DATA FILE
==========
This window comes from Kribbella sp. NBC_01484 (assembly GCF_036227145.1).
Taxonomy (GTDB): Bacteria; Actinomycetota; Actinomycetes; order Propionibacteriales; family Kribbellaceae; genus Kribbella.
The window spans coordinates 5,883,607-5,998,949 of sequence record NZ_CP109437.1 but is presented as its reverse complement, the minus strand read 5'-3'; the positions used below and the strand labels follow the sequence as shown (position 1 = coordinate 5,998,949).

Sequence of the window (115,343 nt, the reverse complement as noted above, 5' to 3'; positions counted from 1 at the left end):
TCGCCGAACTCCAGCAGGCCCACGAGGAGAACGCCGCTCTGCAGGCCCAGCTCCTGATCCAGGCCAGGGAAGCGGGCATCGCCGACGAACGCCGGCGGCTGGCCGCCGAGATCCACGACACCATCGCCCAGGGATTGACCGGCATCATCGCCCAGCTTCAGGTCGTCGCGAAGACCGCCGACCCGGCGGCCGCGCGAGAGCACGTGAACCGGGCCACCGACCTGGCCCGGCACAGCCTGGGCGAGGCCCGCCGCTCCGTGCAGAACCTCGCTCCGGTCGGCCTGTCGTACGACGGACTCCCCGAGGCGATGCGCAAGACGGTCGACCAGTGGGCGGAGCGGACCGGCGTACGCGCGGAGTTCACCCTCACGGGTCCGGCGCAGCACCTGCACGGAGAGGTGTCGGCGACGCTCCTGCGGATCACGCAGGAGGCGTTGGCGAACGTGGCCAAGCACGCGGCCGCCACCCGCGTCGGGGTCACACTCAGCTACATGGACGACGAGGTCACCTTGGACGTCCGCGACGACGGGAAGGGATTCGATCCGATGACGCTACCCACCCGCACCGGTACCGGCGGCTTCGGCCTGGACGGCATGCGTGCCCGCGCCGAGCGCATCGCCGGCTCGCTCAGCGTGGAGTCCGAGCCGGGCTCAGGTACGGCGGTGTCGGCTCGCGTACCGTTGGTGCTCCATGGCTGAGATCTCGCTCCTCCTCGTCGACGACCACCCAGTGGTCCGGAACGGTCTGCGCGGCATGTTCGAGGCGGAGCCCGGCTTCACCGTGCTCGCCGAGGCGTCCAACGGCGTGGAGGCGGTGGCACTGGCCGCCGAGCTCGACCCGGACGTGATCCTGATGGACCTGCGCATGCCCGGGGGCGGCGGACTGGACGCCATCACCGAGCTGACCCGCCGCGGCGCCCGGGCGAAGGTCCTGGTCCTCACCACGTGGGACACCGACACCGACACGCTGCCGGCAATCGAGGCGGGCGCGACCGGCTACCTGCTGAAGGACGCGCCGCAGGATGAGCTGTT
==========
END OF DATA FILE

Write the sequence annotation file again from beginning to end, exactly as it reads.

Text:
This window comes from Kribbella sp. NBC_01484 (assembly GCF_036227145.1).
Taxonomy (GTDB): Bacteria; Actinomycetota; Actinomycetes; order Propionibacteriales; family Kribbellaceae; genus Kribbella.
The window spans coordinates 5,883,607-5,998,949 of sequence record NZ_CP109437.1 but is presented as its reverse complement, the minus strand read 5'-3'; the positions used below and the strand labels follow the sequence as shown (position 1 = coordinate 5,998,949).

Sequence of the window (115,343 nt, the reverse complement as noted above, 5' to 3'; positions counted from 1 at the left end):
TCGCCGAACTCCAGCAGGCCCACGAGGAGAACGCCGCTCTGCAGGCCCAGCTCCTGATCCAGGCCAGGGAAGCGGGCATCGCCGACGAACGCCGGCGGCTGGCCGCCGAGATCCACGACACCATCGCCCAGGGATTGACCGGCATCATCGCCCAGCTTCAGGTCGTCGCGAAGACCGCCGACCCGGCGGCCGCGCGAGAGCACGTGAACCGGGCCACCGACCTGGCCCGGCACAGCCTGGGCGAGGCCCGCCGCTCCGTGCAGAACCTCGCTCCGGTCGGCCTGTCGTACGACGGACTCCCCGAGGCGATGCGCAAGACGGTCGACCAGTGGGCGGAGCGGACCGGCGTACGCGCGGAGTTCACCCTCACGGGTCCGGCGCAGCACCTGCACGGAGAGGTGTCGGCGACGCTCCTGCGGATCACGCAGGAGGCGTTGGCGAACGTGGCCAAGCACGCGGCCGCCACCCGCGTCGGGGTCACACTCAGCTACATGGACGACGAGGTCACCTTGGACGTCCGCGACGACGGGAAGGGATTCGATCCGATGACGCTACCCACCCGCACCGGTACCGGCGGCTTCGGCCTGGACGGCATGCGTGCCCGCGCCGAGCGCATCGCCGGCTCGCTCAGCGTGGAGTCCGAGCCGGGCTCAGGTACGGCGGTGTCGGCTCGCGTACCGTTGGTGCTCCATGGCTGAGATCTCGCTCCTCCTCGTCGACGACCACCCAGTGGTCCGGAACGGTCTGCGCGGCATGTTCGAGGCGGAGCCCGGCTTCACCGTGCTCGCCGAGGCGTCCAACGGCGTGGAGGCGGTGGCACTGGCCGCCGAGCTCGACCCGGACGTGATCCTGATGGACCTGCGCATGCCCGGGGGCGGCGGACTGGACGCCATCACCGAGCTGACCCGCCGCGGCGCCCGGGCGAAGGTCCTGGTCCTCACCACGTGGGACACCGACACCGACACGCTGCCGGCAATCGAGGCGGGCGCGACCGGCTACCTGCTGAAGGACGCGCCGCAGGATGAGCTGTT